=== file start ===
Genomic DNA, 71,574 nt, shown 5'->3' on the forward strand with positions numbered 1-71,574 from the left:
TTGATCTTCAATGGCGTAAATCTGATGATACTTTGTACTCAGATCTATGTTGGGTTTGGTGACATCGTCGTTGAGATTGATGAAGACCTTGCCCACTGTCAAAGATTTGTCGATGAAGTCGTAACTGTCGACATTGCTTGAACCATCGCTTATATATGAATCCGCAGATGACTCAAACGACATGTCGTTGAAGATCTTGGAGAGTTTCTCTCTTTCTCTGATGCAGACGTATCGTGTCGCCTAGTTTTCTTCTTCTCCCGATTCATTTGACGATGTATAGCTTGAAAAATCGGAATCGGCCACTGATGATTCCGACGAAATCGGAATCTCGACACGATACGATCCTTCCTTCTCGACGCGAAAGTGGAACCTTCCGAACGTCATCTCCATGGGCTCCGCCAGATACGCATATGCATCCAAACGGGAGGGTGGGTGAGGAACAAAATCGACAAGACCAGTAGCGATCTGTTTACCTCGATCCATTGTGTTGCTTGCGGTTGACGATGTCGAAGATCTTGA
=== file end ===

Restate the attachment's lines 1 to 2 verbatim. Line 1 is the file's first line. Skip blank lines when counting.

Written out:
Genomic DNA, 71,574 nt, shown 5'->3' on the forward strand with positions numbered 1-71,574 from the left:
TTGATCTTCAATGGCGTAAATCTGATGATACTTTGTACTCAGATCTATGTTGGGTTTGGTGACATCGTCGTTGAGATTGATGAAGACCTTGCCCACTGTCAAAGATTTGTCGATGAAGTCGTAACTGTCGACATTGCTTGAACCATCGCTTATATATGAATCCGCAGATGACTCAAACGACATGTCGTTGAAGATCTTGGAGAGTTTCTCTCTTTCTCTGATGCAGACGTATCGTGTCGCCTAGTTTTCTTCTTCTCCCGATTCATTTGACGATGTATAGCTTGAAAAATCGGAATCGGCCACTGATGATTCCGACGAAATCGGAATCTCGACACGATACGATCCTTCCTTCTCGACGCGAAAGTGGAACCTTCCGAACGTCATCTCCATGGGCTCCGCCAGATACGCATATGCATCCAAACGGGAGGGTGGGTGAGGAACAAAATCGACAAGACCAGTAGCGATCTGTTTACCTCGATCCATTGTGTTGCTTGCGGTTGACGATGTCGAAGATCTTGA